Advantages And Disadvantages Of Private Companies Limited By Shares In Nigeria


Section 22 of the Companies and Allied Matters Act (“the CAMA”) provides that a private limited liability company is a company which states in its memorandum of association to be a private liability company. The company shall restrict the transfer of its shares and the total number of its members shall not be more than 50 (fifty) persons.

Employees of a company shall not be included in computing the number of members of a private company. If 2 (two) or more persons hold one or more shares in a company jointly, they are treated as a single member. Unless authorized by law, a private company shall not invite the public to subscribe for its shares or debentures or deposit money for fixed periods payable at call whether or not it bears interests.

Advantages of private company limited by shares 

  1. Limited Liability

The main advantage of a private company limited by shares is the limited liability of its shareholders. During the recent recession, many businesses experienced financial constraints which affected their performance and solvency. One advantage of private limited companies during the period is that the financial liability of the shareholders of such companies was limited to the number of shares they hold in the company. Therefore, if a private limited company is in financial trouble and had to wind up, shareholders would not risk losing their personal assets.

However, perpetrating a fraud related to the private limited company would negate an owner’s limited liability protection. In such a case, the corporate veil of the company will be pierced to hold the perpetrators of the fraud personally liable. In the same vein, Section 290 of the CAMA provides that a director and other officers involved shall be personally liable where a company receives money by way of loan for specific purpose; or receives money or other property by way of advance payment for the execution of a contract or project; and with intent to defraud, fails to apply the money or other property for the purpose for which it was received.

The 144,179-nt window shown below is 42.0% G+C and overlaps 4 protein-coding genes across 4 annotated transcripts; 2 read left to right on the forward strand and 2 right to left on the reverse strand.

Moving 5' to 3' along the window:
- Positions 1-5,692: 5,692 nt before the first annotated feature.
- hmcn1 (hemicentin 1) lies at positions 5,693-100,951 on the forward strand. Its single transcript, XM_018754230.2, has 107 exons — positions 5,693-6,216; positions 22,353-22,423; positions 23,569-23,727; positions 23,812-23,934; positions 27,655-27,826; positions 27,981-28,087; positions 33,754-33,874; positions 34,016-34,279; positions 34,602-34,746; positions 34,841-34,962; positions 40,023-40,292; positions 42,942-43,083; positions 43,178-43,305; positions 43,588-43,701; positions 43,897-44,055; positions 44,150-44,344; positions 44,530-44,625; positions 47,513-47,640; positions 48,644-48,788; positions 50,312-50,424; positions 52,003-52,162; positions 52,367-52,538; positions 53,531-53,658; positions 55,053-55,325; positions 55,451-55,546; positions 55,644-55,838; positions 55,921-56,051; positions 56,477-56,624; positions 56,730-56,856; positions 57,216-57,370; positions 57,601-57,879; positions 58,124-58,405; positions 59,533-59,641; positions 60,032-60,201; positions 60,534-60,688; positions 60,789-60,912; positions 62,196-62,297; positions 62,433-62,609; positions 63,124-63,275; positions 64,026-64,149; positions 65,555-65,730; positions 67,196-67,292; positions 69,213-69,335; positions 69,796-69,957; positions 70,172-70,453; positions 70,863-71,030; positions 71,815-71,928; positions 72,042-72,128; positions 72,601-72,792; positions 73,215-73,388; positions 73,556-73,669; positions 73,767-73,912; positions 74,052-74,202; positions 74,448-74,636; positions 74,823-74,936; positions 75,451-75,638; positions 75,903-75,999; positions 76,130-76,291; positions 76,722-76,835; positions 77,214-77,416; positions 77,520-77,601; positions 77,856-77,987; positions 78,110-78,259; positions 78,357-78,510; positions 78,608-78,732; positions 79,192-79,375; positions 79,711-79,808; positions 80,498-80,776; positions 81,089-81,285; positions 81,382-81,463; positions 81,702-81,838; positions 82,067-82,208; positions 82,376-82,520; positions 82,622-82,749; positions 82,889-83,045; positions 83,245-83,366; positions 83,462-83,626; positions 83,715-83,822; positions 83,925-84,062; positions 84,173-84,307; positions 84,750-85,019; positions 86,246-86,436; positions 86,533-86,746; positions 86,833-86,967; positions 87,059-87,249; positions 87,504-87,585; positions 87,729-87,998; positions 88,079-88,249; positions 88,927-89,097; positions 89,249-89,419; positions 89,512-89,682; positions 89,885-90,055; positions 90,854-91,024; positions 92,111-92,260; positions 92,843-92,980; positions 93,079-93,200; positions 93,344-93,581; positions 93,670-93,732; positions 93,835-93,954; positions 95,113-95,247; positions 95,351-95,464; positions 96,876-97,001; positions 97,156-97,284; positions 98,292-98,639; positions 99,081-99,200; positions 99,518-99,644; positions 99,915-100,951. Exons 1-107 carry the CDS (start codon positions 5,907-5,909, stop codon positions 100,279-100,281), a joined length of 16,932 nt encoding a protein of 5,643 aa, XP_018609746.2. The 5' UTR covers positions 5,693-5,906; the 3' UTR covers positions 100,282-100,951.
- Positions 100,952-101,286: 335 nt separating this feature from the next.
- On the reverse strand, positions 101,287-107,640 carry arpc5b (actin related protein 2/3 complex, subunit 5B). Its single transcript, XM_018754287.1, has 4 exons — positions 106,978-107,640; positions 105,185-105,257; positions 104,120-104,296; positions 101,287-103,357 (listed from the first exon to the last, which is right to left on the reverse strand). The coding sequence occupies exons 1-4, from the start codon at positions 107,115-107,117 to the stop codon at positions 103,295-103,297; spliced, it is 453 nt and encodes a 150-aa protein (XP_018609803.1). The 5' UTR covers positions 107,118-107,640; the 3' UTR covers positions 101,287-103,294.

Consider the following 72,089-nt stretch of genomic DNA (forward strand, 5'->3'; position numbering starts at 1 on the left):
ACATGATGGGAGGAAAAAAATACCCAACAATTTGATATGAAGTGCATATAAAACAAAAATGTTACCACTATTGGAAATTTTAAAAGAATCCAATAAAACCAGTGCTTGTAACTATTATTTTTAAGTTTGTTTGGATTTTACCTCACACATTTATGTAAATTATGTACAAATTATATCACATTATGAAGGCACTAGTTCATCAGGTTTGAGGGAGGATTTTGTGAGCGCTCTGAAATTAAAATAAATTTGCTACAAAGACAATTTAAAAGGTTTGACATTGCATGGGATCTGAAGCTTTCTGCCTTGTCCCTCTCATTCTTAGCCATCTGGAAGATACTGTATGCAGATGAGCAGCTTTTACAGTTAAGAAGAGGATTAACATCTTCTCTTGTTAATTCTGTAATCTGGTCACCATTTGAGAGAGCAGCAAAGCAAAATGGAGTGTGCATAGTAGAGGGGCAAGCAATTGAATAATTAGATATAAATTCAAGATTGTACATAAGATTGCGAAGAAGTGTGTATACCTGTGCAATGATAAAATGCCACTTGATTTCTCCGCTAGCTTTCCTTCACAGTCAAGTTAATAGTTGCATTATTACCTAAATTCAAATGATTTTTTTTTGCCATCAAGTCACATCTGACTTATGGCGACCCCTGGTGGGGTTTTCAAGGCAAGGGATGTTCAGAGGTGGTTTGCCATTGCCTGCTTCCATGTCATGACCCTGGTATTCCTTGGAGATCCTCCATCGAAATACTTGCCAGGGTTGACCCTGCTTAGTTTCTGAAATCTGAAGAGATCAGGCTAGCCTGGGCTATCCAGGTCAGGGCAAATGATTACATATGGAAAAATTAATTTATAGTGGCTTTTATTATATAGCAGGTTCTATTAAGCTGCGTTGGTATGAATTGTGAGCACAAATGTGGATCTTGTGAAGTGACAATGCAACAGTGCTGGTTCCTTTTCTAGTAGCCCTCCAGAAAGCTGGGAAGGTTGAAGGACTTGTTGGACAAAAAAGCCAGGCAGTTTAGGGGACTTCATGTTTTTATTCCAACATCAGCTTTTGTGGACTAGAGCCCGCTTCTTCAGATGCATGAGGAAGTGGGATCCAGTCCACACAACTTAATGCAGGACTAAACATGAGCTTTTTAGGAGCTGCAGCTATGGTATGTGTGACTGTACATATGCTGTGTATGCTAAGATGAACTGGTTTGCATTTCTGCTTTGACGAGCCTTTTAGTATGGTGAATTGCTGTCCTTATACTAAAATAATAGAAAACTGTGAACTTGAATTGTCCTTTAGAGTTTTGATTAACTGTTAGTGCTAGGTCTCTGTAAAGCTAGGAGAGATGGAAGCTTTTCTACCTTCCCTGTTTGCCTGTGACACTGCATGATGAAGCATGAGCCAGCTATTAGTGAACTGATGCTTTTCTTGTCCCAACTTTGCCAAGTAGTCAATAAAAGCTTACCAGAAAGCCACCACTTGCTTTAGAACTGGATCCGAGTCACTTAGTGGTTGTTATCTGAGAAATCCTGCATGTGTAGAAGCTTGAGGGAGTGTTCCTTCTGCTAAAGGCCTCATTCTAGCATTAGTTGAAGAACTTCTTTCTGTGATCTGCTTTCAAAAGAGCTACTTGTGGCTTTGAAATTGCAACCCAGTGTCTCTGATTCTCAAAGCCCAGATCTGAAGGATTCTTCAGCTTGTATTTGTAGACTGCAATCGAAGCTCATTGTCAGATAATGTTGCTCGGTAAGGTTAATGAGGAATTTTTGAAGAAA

1. Restricted Trade of Shares

This is an advantage to some shareholders because shareholders who want to sell their shares cannot sell them to outside buyers. Shareholders must also agree to the sale or transfer of shares. The risk of hostile takeovers is low.

  1. Separate Personality

As propounded in the landmark case of Salomon v Salomon, once a private company is incorporated, it becomes an independent legal entity which is able to sue and be sued and own assets separate from that of the company’s owners.

  1. Continued Existence
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Another advantage of a private limited company is its continued existence, even after the owners die or leave the company. A private limited company differs from a sole proprietorship in that the latter is owned by a single individual who is personally responsible for the business debts and essential to its continued existence.

Disadvantages of private company limited by shares

  1. Registration Process

Registration of private company limited by shares takes a longer period and involves a process and cost which are not applicable to sole proprietorship and business names. However, once registered, the private limited company enjoys a wide variety of powers and rights.

  1. Compliance Formalities

A private limited company requires a range of compliance post incorporation. It is required to hold board meetings, general meetings, get the accounts audited, maintain a statutory register and file an annual return with the Companies Registry each year. In addition to the corporate compliance formalities, a company would also have to maintain compliance with tax and labour laws, which are applicable.

  1. Division of  Ownership

A major disadvantage of the private limited company is that it requires a minimum of 2 (two) persons to act as directors and shareholders. There is no one-man company in Nigeria yet. The Bill to amend the CAMA to provide for a one-man company is yet to be passed by the National Assembly.

As it stands now, a sole entrepreneur who wishes to start and operate a business by him/herself cannot start a private limited company. Major decisions in the company require the consent of at least 2 (two) directors. The company would also need to have 2 (two) shareholders to legally carry on business, even if one person holds a negligible amount of shares. This may stifle the progress of the company, especially where the directors or shareholders are at loggerheads.

  1. Restricted Trade of Shares

This may be a disadvantage because the restriction placed on the sale of shares limits the options in which shareholders have to liquidate their shares to raise capital for other endeavours that they may be interested in.

  1. Restriction on Public Participation

A private company is prevented from raising capital for its business by inviting the public to subscribe for its shares. This may be a limitation to the prospects and growth of the company.

Written by: Fred-young & Evans LP

This article appeared first in Mondaq